1. The best, but few libraries hold a copy -
JURY NULLIFICATION: The Evolution of a Doctrine,
A Cato Institute Book, pub 1998, by Carolina Academic Press,
Author: Clay S. Conrad
Out of stock at Cato Institute but avilable new and used Amazon Nov 2011
No Kindle version Nov 2011
2. Lacks much of the legal and historical evidence, but I like the title!
WE THE JURY: The Jury System and the Ideal of Democracy,
by Jeffrey Abramson, professor of politics and legal studies
at Brandeis University, published 2000, Basic Books, Harvard University Press
The Power of the House of Lords
Bushel’s Case (1670) (also spelled "Bushell's Case") is a famous
English decision on the role of juries.
References that are widely available on the web.
John Peter Zenger ( freedom of the press, free speech, seditious libel trial )
Hamilton quotes, and the full Federalist paper # 83,
Jefferson's quotes (Google Books)
The only anchor ever yet imagined by man, by which a government
Were I called upon to decide
Sparf and Hansen v. U.S. ( U.S. Supreme Court decision )
The California Law
Justices Say Jurors May Not Vote Conscience
Judges vs Juries
“Freedom,” said the ancient Roman lawyer Cicero, “is participation in power.”
The American Revolution
The American revolution started with the cry, "No taxation without representation." The importance of this political right becomes much more obvious when we realize that; this was about the only political power possessed by the propertied farmers and merchants!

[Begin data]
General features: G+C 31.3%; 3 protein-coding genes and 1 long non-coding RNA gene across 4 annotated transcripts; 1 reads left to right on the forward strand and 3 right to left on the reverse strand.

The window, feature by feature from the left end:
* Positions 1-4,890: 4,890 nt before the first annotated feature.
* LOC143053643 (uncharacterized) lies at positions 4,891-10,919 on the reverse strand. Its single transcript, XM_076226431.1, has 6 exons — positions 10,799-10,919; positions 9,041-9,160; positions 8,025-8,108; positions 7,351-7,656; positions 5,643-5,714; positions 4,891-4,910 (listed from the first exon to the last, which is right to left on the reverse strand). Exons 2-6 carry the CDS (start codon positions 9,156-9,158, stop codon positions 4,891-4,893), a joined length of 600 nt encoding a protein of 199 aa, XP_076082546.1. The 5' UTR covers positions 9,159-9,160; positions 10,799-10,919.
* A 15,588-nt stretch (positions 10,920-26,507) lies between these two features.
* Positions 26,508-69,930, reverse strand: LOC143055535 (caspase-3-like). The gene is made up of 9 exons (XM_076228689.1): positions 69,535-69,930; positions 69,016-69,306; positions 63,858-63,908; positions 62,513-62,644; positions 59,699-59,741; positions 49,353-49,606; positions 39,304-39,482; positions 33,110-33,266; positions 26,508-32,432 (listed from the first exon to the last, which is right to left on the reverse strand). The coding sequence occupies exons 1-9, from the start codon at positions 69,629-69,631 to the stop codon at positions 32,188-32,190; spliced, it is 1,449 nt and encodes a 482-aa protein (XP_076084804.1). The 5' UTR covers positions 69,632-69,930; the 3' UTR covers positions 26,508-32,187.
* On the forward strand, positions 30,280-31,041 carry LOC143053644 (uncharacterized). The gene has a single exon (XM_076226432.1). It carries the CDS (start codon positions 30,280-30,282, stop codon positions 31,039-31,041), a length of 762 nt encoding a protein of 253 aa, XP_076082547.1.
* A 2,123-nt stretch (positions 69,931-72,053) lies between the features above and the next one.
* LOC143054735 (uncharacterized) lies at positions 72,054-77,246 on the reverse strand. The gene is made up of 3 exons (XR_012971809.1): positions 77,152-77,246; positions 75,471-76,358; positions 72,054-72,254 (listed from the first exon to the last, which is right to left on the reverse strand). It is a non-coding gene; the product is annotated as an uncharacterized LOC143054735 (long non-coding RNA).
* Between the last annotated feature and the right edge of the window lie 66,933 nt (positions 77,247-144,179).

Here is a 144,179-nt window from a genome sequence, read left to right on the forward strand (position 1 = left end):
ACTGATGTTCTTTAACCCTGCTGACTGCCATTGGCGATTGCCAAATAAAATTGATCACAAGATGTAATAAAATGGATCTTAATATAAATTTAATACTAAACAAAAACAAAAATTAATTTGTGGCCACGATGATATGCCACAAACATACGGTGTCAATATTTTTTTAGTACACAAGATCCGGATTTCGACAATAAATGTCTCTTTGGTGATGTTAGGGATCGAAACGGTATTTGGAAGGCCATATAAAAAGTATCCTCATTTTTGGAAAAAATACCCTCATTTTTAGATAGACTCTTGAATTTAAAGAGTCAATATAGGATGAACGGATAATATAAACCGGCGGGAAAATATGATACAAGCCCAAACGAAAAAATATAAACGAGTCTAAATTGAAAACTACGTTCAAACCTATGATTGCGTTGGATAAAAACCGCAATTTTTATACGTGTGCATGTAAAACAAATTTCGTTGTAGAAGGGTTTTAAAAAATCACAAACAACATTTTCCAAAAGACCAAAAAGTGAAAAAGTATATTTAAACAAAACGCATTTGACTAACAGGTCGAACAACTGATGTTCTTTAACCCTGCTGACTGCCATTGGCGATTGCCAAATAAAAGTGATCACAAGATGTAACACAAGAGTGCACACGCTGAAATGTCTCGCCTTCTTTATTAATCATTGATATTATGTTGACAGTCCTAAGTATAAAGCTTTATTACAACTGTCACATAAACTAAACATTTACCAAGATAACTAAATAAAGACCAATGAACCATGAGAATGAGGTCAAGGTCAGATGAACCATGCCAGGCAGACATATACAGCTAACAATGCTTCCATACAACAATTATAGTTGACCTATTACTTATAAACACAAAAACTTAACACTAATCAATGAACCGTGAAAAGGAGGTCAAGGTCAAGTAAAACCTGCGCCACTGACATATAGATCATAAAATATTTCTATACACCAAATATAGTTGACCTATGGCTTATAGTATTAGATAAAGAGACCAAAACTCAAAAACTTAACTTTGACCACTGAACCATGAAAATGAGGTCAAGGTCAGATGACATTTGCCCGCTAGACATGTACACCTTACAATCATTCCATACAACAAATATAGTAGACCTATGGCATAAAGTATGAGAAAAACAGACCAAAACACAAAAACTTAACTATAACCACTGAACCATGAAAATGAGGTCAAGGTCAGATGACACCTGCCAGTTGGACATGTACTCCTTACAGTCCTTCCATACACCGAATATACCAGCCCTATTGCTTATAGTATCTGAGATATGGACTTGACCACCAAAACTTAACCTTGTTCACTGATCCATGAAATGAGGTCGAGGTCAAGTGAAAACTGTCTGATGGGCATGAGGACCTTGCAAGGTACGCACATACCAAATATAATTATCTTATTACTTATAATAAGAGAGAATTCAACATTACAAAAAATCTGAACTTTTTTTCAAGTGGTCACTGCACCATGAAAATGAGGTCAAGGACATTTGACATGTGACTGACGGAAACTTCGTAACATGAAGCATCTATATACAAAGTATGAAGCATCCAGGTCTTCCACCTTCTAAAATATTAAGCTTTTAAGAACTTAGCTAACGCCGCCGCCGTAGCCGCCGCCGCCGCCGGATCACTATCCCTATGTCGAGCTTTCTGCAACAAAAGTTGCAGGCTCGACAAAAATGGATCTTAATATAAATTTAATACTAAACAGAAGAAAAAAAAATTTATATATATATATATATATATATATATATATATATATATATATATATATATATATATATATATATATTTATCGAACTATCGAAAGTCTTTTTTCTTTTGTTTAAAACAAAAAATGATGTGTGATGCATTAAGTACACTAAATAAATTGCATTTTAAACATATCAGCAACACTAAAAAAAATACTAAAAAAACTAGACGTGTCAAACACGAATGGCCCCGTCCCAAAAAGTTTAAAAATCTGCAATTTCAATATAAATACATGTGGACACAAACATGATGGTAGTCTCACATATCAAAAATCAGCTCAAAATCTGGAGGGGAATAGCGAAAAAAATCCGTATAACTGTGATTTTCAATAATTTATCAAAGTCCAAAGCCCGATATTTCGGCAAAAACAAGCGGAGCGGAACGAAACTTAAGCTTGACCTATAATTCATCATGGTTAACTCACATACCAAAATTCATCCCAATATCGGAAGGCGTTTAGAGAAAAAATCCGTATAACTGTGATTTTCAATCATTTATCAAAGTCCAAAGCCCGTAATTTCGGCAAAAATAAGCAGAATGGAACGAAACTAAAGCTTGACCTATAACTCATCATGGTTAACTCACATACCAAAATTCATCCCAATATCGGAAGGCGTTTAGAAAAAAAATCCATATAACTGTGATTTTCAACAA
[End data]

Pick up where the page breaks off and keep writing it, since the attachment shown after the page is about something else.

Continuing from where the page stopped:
For the American colonists this was even more true, after the King replaced trial by jury with admiralty military courts for customs trials in the American colonies. Many historian consider this the final act that guarenteed our colonial revolution.
Bill of Rights
Amendment 6 – Trial by jury
In all criminal prosecutions, the accused shall enjoy the right to a speedy and public trial, by an impartial jury of the State and district where in the crime shall have been committed, which district shall have been previously ascertained by law, and to be informed of the nature and cause of the accusation; to be confronted with the witnesses against him; to have compulsory process for obtaining witnesses in his favor, and to have the Assistance of Counsel for his defense.
Amendment 7 - Trial by Jury in Civil Cases
In Suits at common law, where the value in controversy shall exceed twenty dollars, the right of trial by jury shall be preserved, and no fact tried by a jury, shall be otherwise re-examined in any Court of the United States, than according to the rules of the common law.
The Bill of Rights
A magor change in the U.S. Constitution came after the conclusion of the Civil War, with the passage of the 14th Amendment.
At its ratification the Bill of Rights was generally, but not universally, understood, to only be a bar on the actions of the federal government. Originally the Bill of Rights did not apply to the states. The US Constitution was primarily designed to be a framework for the federal government.
The following sentence from the 14th Amendment had, and continues to have, long-lasting implications on the application of the Bill of Rights to the states:
No State shall make or enforce any law which shall abridge the privileges or immunities of citizens of the United States; nor shall any State deprive any person of life, liberty, or property, without due process of law; nor deny to any person within its jurisdiction the equal protection of the laws.